This is the first in a new series in which I hope to invite various guests to write about the moment in which they first truly fell in love with cricket. It may be a single delivery, one very particular innings or even a whole series. To begin with though, here’s me.
5 am starts should never be fun, 5 am starts with a 2 hour train to go and see your team bundled out for 67 on what many described as “the ideal batting day” should bring nothing but misery and sadness to those who have to endure them. Yet this 5 am start- where I saw exactly that, was, for me, the moment I truly fell in love with cricket. We all remember the day, England showed up having ran through Australia for less than 200, the previous day under dark grey clouds sent by Zeus himself, feeling confident as ever with the sun shining, the wicket flat and a vast amount of runs on offer. Englands confidence was justified for about 3.5 overs until Jason Roy (who looked in alarmingly good touch) was out for 9. 24 overs later and England had been bundled over for 67 and were begging for forgiveness, my dad was laughing his arse off and Geoffery Boycott was ripping Jonothan Agnew to pieces on TMS. After the final wicket fell the sense around the ground was one of party and exuberance, almost as if we were watching some sick Shakespearean dark comedy where the heroes had failed so tragically that they could only go up from here. That day England were at their absolute peak, terrible with the bat but fought back honourably with the ball and at one point threatened to come back into the game as Ben Stokes produced the best spell of bowling I have ever seen either live or on Tv. That was the day I really understood the beauty of this stupid game.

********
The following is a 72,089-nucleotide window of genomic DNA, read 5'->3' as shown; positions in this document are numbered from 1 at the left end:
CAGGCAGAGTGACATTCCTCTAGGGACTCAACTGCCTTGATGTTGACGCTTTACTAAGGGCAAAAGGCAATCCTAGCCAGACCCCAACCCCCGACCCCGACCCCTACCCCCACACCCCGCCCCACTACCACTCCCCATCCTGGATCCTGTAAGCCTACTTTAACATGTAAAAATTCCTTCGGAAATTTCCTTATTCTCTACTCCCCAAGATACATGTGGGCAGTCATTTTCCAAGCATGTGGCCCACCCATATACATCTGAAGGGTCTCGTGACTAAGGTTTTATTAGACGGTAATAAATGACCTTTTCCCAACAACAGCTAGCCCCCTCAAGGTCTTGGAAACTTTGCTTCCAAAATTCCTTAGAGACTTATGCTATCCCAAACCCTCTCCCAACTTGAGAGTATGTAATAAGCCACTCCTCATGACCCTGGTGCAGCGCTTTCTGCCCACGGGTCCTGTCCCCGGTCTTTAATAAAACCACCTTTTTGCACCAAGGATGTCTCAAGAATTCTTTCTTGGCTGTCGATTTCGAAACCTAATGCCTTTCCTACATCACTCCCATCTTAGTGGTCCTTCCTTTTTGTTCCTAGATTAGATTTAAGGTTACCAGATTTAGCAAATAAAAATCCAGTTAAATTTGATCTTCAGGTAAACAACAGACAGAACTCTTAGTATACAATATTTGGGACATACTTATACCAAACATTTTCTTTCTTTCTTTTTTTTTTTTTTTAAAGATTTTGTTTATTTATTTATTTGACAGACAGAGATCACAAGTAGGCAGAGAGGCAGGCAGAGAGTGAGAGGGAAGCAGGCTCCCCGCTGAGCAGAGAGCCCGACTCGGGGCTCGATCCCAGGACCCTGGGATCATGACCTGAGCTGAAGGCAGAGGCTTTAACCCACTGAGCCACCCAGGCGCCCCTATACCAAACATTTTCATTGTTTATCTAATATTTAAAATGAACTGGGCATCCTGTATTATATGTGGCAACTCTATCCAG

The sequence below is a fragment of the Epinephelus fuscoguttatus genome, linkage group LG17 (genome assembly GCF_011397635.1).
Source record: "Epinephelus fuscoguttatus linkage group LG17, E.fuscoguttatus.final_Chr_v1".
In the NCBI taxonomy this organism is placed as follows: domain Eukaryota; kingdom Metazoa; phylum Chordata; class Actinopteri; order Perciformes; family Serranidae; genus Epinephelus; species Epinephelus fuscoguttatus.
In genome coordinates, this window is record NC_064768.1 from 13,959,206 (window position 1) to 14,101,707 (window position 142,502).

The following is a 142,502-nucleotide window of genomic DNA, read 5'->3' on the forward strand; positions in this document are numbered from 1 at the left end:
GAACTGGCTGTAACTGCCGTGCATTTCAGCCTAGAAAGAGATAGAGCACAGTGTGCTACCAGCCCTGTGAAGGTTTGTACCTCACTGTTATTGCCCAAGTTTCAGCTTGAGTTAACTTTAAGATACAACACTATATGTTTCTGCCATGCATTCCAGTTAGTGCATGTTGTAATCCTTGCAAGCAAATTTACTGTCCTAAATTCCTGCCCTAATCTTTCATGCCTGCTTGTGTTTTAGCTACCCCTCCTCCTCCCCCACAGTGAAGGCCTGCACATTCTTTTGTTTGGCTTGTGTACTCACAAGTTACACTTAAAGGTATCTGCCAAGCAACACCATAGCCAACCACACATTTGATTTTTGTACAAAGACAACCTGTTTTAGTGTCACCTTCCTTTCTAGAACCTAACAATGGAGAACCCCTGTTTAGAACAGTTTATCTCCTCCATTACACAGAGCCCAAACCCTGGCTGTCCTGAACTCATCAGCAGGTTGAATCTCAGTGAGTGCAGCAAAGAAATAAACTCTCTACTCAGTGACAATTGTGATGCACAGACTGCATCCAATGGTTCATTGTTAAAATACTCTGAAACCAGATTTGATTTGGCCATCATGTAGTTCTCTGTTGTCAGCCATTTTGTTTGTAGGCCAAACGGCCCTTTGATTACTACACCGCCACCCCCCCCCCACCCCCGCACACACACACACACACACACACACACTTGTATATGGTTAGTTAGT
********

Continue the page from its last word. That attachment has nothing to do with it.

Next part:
This may surprise a few and make no sense whatsoever to a vast amount of others but let me explain. As a longtime Sheffield Wednesday I am used to my team going behind and then all hope being lost: 67 all out in the first innings and trailing by 112 is in effect being 2-0 down at half time after having a blistering opening 5 minutes and this is a situation I am more than used to. Cricket though offers something different- well, test cricket offers something different. Rather than switching off from the game and accepting that defeat was inevitable, the moment David Warner was trapped LBW for 0(2) it really struck me why this soap opera of a sport is so enticing, England had just been offered a second chance. Some supreme overlord had seen Ben Stokes’ shot to get out (quite frankly the most dreadful shot i’ve ever seen him play) and said ‘come on Ben you’re better than this, here have another go.” Not only had England been offered a lifeline but they nearly, just nearly took it. The Aussies were 52/3 after 14.1 overs and the Joe Roots men nearly came storming back into the contest all while capturing my imagination like no sport had ever done before.